Mr Archer said Toowoomba and the Maranoa and Western Downs regions, which made up much of the Surat Basin, were in unique positions nationally, with opportunities in not just mining but also agriculture, manufacturing, education, finance, health and logistics…

Read more by Jorge Branco, Brisbane Times 21 January 2015

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Deputy Premier Affirms Narrabri as a Key Regional Growth Centre

NSW Deputy Premier Troy Grant, left, inspects the new Elizabeth Street Bore in Narrabri with the Mayor, Cr Conrad Bolton, Deputy Mayor Cr Cathy Redding and Member for Barwon & Mr Kevin Humphries.

The NSW Deputy Premier Troy Grant made a quick visit to Narrabri on Friday to assure the community of the state government’s growing focus on the region.

He inspected state government funded projects including plans to upgrade the Narrabri Airport and the new Elizabeth Street bore.

“Narrabri is immensely important, not only has it been a historically important regional community, but its expansion and population growth is very important to the overall state economy,” Minister Grant said.

“I don’t think regional communities like Narrabri have got the deserved  recognition for their contribution to the state’s economy up until now.

“This visit is a chance to make sure the investments we’re making are hitting the mark so we can get it right for the long term, we want to get bang for buck, and the money we give out we want to make sure that has long term benefits,” the deputy premier told The Courier.

The $8.7 million Narrabri airport upgrade will be funded through the Resources for Regions program.

Conceptual designs have been drawn up to illustrate the proposed upgrade, which will include runway rehabilitation and extensions to allow larger aircraft to land in Narrabri.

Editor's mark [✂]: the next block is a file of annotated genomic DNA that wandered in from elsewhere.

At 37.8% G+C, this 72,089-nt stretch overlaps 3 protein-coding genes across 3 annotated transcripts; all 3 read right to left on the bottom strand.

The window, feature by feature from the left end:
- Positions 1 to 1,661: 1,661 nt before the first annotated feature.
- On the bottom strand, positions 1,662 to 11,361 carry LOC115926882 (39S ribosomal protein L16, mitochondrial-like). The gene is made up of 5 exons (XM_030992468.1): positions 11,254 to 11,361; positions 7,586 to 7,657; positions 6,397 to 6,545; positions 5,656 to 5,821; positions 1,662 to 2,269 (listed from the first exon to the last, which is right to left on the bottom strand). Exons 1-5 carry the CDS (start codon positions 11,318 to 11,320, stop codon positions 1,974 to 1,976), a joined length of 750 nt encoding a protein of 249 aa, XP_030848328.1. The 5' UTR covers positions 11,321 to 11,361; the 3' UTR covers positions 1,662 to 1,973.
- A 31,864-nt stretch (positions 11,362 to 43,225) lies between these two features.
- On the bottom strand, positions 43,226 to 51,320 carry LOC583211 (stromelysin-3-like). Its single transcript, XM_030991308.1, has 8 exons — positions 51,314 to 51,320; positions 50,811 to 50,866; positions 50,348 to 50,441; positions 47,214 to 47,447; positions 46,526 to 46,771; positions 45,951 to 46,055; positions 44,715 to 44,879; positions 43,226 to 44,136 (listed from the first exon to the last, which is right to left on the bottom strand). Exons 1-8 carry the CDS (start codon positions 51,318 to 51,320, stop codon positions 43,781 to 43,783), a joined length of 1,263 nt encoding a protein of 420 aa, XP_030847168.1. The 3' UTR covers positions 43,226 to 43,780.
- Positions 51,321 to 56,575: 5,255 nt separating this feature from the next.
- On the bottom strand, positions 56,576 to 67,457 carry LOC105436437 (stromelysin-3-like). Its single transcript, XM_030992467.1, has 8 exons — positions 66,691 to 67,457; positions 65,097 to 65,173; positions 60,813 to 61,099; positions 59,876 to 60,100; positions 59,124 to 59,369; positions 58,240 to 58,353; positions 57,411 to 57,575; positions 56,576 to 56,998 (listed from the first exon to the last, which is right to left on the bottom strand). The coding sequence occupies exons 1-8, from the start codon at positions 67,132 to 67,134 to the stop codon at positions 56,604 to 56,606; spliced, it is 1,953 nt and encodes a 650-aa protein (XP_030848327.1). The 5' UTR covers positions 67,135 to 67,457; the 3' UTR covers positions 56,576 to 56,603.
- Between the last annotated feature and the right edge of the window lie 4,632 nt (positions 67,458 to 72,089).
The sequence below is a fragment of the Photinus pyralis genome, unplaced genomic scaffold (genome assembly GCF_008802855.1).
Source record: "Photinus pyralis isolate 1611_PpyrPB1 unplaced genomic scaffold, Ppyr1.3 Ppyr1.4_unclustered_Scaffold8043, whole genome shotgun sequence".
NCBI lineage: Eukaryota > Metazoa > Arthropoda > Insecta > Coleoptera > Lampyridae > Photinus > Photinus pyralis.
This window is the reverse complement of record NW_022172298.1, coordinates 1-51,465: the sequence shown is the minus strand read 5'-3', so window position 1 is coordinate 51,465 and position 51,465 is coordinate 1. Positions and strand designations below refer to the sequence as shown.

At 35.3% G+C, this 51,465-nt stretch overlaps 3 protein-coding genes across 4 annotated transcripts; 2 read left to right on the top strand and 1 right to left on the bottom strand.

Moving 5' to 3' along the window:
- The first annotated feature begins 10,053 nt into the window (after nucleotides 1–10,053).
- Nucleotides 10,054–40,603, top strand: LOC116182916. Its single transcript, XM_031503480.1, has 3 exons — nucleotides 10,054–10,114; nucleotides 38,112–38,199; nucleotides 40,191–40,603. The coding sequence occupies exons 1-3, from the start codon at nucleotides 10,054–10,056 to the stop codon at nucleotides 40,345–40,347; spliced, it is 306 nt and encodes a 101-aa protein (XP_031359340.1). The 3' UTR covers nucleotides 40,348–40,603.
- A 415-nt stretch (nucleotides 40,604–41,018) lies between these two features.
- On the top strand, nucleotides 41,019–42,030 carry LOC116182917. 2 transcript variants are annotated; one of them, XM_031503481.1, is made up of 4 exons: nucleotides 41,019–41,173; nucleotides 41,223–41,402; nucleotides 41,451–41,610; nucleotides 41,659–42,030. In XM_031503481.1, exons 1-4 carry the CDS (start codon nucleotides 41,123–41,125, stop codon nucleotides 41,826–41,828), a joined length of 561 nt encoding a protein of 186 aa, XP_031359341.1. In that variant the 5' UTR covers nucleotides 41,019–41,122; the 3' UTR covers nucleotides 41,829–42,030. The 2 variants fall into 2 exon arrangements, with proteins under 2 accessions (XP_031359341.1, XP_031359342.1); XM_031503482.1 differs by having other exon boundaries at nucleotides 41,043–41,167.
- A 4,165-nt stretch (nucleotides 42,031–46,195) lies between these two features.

The proposal also includes improvements to taxi lanes, as well as the construction of a new hangar, terminal and fuel facility.

The project budget has not been finalised yet.

The touring party, made up of politicians, departmental representatives, journalists and councillors, also visited the new Elizabeth Street Bore.

The bore was also funded by the Resources to Regions program through an allocation of 12.3 million for the augmentation of Narrabri’s water supply…

Read more by The Courier 13 January 2015

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Funding Available for Regional Airports

Local councils and eligible regional airport owners can apply for up to $50 million in funding to support airport infrastructure projects that help boost regional tourism.


Image courtesy of Minister for Regional Tourism John Barilaro and the NSW Government

The NSW Government’s Regional Tourism Infrastructure Fund (RTIF) is for projects that deliver a net economic benefit and meet the RTIF Regional Airports program’s objectives.

Minister for Regional Tourism John Barilaro said that improving access to regional airports had the potential to boost visitor numbers and create jobs.

“Regional NSW has some of the best tourist attractions in the world, and I want visitors to have a great experience and come back, and then I want them telling their friends and families,” Barilaro said.

“Currently over half the international tourists visiting Australia arrive at Sydney’s Kingsford-Smith Airport, yet only 20 per cent travel on to regional NSW. Upgrading regional airport infrastructure has the potential to improve this.”

Eligible regional airports are Albury, Armidale, Ballina Byron Gateway, Bathurst, Bourke, Broken Hill, Cobar, Coffs Harbour, Cooma, Coonamble, Coonabarabran, Dubbo, Grafton, Griffith, Lismore, Lightning Ridge, Lord Howe, Merimbula, Moree, Moruya, Narrandera, Narrabri, Newcastle, Orange, Parkes, Port Macquarie, Tamworth, Taree, Wagga Wagga and Walgett.